Pervasive Landscapes of Inequality: Want and Abundance within a Hyperobject
Author(s): Kevin Gibbons
As globalization matures, environmental, social, and economic factors continue to create ever-expanding landscapes of inequality. Among these drivers, human-driven environmental degradation has, for centuries, operated as a significant producer of inequality. Anthropogenic climate change today perpetuates and strengthens these multi-generational, regional-scale phenomena of landscape change. These processes, such as sediment erosion in Iceland during the past millennium, create a ‘second nature’ landscape of human design that create and reinforce resource scarcity and thus, social and economic inequality. These ‘second nature’ landscapes are self-perpetuating; their cause so viscous and nonlocal that they regularly defy our perception. Timothy Morton has referred to objects such as climate change as ‘hyperobjects.’ This paper discusses the implications of hyperobjects for archaeology and historical ecology in the context of the long-term roots and intersectional character of resource justice issues. Further work to understand and contextualize the multi-generational human-environmental feedbacks that perpetuation landscapes of inequality and resource scarcity has the potential to generate insights into contemporary dilemmas and provide archaeologists with anchors for advocacy strengthened by data over the longue durée.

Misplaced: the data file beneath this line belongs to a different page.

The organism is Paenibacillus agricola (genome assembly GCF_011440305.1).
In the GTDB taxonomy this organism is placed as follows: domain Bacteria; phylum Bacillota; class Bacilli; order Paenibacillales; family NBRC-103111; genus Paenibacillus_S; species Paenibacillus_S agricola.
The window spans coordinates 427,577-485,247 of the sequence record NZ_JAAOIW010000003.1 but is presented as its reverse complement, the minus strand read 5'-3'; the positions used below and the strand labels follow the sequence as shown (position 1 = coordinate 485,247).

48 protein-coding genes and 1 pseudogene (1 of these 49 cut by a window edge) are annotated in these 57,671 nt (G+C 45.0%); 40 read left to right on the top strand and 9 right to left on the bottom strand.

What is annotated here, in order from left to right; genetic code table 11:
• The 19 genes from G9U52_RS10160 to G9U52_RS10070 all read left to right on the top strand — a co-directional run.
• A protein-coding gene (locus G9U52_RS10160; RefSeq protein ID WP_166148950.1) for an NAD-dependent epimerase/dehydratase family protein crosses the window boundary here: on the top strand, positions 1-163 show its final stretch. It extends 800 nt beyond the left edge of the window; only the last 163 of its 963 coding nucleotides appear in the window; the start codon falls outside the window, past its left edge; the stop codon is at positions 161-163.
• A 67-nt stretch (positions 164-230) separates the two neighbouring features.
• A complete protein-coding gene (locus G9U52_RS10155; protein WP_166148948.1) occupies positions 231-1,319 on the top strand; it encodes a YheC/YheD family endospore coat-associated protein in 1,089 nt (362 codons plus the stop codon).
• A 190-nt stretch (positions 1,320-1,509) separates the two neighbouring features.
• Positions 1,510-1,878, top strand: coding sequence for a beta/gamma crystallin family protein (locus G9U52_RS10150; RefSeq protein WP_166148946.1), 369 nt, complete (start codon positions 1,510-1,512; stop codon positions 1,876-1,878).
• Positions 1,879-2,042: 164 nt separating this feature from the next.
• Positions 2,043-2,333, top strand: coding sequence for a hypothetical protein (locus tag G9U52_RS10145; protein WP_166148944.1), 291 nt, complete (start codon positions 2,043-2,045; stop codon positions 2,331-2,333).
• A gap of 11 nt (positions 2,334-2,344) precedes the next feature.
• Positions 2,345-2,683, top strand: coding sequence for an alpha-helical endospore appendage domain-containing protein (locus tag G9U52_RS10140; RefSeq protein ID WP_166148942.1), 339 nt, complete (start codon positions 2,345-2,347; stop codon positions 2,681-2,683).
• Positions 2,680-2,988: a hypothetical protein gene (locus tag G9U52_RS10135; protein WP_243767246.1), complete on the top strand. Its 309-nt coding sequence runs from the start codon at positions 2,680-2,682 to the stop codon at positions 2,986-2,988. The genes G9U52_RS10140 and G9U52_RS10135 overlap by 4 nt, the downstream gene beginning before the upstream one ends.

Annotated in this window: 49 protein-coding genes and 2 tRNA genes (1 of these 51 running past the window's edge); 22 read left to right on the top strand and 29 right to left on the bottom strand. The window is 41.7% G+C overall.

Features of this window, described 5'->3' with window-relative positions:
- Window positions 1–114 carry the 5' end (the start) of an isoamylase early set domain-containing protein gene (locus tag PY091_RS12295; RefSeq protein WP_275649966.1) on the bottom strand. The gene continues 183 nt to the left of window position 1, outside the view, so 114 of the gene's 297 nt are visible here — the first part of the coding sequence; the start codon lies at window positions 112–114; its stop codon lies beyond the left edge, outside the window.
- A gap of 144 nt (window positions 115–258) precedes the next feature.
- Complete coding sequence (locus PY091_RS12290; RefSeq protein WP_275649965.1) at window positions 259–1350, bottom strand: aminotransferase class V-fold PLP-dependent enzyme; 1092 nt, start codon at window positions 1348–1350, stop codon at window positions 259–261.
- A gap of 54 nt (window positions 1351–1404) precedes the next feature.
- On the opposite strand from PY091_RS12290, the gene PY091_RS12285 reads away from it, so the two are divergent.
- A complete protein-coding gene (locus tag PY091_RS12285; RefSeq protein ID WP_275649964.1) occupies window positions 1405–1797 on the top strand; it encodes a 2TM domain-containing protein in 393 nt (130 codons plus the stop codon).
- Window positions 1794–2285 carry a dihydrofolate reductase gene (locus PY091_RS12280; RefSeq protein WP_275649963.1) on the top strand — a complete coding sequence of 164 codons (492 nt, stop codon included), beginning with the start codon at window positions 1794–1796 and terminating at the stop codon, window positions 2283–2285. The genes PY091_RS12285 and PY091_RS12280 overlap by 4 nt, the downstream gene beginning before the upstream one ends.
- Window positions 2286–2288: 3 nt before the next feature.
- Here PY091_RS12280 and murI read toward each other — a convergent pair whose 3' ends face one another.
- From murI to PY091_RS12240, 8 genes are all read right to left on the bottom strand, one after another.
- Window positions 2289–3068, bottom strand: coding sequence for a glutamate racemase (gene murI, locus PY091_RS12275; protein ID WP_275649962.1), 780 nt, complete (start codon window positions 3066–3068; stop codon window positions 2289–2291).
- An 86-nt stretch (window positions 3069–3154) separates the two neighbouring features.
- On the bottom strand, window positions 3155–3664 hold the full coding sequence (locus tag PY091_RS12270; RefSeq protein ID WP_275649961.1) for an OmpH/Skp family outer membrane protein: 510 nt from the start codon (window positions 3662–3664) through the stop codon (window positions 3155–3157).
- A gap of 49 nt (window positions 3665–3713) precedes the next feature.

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Pervasive Landscapes of Inequality: Want and Abundance within a Hyperobject. Kevin Gibbons. Presented at The 82nd Annual Meeting of the Society for American Archaeology, Washington, DC. 2018 ( tDAR id: 444357)
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Abstract Id(s): 22597